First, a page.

Чт. Май 23rd, 2024

It’s growing simpler and simpler to buy into the idea that today’s society can find anything to be outraged by.

Although it may be unfair to refer to this generation as the “snowflake” generation, as some have, there is undoubtedly a sense of change permeating the world right now.

While in some cases that’s a good thing—I mean, there are things that were once considered normal but have no place in modern society—there are other situations where it’s impossible to help but feel that our need to police one another is going a little too far.

A liquor store in Oklahoma came to this decision point after putting up a sign that caused controversy.

While we all aspire to live in a world free of prejudice, hatred, and bullying, I believe we can all agree that there is a difference between eradicating truly offensive things and acting outraged in order to stir up drama.

People getting “outed” online these days for something they said or did is fairly common. It really only takes a few clicks to become the contentious focal point of an online storm.

Midwest Wine and Spirits, an Oklahoman liquor store, discovered this after posting a sign in their storefront window that stated, “Pull your pants up or don’t come in.”

The notice continued, “Try to have some decency and respect for others. No one wants to see your underwear.”

It doesn’t seem all that offensive at first, does it? They aren’t specifically disparaging any one group or making assumptions about its members’ political or religious beliefs, for example.

Nevertheless, the sign and the idea that the store believed it had the right to tell people what they could and could not wear clearly incensed a number of people.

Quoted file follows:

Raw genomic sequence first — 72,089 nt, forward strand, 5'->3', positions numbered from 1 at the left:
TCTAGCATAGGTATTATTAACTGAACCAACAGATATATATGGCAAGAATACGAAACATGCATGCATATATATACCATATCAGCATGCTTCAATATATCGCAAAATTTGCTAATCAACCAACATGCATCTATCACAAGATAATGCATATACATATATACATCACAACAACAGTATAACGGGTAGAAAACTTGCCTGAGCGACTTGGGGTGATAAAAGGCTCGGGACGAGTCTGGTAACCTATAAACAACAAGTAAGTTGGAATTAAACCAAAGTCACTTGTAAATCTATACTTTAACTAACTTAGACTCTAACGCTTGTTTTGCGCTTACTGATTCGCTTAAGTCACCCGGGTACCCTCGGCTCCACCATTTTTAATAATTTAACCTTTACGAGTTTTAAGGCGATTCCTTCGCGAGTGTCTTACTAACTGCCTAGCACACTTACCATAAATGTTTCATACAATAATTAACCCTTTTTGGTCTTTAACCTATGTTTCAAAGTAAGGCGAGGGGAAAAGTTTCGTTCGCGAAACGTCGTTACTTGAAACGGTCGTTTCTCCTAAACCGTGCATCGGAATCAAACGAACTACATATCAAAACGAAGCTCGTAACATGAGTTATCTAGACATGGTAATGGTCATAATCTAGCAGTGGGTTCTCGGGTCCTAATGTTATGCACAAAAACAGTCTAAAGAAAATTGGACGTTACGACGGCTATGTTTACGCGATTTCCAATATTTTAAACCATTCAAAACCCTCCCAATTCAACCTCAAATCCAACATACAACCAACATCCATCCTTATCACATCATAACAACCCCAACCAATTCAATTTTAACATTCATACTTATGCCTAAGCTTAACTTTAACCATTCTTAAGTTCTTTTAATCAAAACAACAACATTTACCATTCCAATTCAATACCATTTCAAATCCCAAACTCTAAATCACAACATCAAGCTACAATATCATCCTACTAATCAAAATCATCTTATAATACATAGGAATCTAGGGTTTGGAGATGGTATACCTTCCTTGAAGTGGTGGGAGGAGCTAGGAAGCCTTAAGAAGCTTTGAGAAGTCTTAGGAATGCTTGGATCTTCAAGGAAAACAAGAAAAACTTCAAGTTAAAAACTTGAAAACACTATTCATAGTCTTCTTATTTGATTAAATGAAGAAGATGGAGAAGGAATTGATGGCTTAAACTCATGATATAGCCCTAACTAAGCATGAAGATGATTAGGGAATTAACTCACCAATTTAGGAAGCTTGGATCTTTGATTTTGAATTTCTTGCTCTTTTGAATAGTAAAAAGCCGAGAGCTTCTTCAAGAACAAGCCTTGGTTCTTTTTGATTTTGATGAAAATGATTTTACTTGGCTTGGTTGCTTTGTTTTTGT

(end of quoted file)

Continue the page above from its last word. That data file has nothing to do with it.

The placard was quickly uploaded to the internet, allowing Internet users to continue the discussion in public. And they kept doing it.

According to reports, the disaster spread like wildfire. The sign’s proponent, Chad Gilbert, one of the store’s managers, defended it by saying: “I realize wearing pants low is a fashion statement for some, but it doesn’t work for me and I find it somewhat offensive.”

“Usually, when people come in with their pants sagging, it’s easier for them to steal bottles,” the store employee continued.

Sunshine Weatherby, a neighborhood client, said: “I can understand that if it were like a church. You might have a problem with the fact that there are families there, but this is a booze store. In a liquor store, I’ve witnessed worse.

How do you feel about the argument? Was the placement of the sign by the liquor store improper in any way? Or are they exaggerating it too much? Please tell us in the comments section.

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